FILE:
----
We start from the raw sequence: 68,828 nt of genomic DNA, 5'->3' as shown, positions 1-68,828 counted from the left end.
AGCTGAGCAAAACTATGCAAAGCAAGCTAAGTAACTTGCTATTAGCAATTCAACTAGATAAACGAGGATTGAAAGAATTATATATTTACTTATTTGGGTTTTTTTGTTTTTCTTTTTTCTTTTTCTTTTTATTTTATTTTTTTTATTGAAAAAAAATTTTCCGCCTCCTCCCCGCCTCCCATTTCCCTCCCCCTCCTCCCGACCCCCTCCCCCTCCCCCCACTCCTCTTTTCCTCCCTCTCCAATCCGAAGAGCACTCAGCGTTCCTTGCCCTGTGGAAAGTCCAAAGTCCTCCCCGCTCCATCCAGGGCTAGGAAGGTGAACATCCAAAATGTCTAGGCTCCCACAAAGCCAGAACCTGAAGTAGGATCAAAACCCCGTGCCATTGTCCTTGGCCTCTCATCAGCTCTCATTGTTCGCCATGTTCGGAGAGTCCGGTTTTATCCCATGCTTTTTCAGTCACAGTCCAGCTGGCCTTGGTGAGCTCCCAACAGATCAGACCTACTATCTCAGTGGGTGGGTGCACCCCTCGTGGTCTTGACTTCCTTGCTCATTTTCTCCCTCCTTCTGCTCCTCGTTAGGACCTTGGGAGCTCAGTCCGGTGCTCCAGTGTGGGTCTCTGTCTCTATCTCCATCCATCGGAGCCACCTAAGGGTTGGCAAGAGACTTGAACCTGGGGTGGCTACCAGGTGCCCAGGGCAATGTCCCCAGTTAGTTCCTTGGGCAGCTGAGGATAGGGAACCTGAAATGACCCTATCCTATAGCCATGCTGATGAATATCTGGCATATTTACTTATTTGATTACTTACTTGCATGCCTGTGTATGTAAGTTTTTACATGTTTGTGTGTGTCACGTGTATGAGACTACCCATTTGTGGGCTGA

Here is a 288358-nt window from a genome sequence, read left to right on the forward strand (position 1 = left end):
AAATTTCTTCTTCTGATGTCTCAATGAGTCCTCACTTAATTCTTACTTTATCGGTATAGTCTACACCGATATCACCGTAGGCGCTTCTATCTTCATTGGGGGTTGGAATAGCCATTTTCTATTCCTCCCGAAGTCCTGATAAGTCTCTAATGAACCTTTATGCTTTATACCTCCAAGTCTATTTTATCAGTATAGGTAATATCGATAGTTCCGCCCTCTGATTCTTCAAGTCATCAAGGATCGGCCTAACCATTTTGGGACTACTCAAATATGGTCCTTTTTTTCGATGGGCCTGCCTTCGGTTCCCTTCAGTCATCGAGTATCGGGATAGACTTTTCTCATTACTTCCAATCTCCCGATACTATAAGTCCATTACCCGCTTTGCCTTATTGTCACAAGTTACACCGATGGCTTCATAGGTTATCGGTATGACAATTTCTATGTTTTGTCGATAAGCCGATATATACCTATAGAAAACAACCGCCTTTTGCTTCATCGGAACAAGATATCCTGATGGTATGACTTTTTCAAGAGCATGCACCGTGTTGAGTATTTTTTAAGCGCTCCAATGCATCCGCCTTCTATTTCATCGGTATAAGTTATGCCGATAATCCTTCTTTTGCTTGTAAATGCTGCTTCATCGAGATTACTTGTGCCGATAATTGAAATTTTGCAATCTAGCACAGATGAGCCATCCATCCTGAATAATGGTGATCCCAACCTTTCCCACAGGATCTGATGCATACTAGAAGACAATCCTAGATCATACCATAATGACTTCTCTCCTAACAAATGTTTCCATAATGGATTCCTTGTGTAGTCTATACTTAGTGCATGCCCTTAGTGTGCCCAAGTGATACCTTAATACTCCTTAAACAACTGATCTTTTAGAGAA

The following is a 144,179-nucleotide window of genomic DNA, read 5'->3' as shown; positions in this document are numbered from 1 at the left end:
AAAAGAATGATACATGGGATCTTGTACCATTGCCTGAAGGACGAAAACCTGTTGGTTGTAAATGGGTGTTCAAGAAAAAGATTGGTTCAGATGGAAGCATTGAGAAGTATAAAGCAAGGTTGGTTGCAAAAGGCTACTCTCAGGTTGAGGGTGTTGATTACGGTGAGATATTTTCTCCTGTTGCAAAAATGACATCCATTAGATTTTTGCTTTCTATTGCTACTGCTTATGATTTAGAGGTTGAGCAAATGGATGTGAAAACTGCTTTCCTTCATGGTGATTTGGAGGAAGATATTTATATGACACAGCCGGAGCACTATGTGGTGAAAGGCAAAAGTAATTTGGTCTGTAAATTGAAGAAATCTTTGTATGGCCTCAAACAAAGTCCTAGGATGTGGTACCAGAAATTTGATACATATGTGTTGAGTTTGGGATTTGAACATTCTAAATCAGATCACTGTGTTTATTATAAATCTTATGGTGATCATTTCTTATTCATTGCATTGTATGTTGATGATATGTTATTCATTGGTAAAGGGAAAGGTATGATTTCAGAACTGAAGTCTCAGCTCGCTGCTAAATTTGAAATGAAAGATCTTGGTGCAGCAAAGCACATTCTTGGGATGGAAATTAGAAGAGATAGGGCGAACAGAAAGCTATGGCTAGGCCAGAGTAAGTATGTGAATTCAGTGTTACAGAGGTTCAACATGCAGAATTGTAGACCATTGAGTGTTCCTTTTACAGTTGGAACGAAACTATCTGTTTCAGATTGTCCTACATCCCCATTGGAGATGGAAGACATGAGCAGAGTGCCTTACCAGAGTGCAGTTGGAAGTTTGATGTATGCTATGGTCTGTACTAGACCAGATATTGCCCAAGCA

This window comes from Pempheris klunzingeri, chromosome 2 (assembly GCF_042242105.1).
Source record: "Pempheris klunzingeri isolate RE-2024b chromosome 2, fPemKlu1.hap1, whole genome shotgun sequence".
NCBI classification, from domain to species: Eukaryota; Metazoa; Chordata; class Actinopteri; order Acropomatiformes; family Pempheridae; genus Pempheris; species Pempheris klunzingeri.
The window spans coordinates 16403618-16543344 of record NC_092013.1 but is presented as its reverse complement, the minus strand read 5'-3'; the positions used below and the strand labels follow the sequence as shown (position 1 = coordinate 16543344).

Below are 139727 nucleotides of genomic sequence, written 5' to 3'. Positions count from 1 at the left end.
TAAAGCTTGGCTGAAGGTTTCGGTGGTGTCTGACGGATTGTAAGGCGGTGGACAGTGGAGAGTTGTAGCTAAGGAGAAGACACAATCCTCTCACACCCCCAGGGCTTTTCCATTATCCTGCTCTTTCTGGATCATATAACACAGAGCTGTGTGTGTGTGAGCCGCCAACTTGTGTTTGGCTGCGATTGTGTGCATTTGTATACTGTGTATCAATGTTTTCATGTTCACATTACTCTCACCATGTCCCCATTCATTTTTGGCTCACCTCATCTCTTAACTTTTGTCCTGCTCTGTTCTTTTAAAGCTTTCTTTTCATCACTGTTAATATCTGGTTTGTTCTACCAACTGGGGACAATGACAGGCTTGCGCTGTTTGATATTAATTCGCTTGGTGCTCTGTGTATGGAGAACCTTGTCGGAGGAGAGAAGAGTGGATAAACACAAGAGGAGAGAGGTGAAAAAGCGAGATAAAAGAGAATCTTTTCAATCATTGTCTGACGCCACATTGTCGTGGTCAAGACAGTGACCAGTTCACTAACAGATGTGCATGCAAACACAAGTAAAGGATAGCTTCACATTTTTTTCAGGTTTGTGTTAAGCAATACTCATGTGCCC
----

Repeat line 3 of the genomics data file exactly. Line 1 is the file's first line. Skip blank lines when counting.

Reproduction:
Here is a 288358-nt window from a genome sequence, read left to right on the forward strand (position 1 = left end):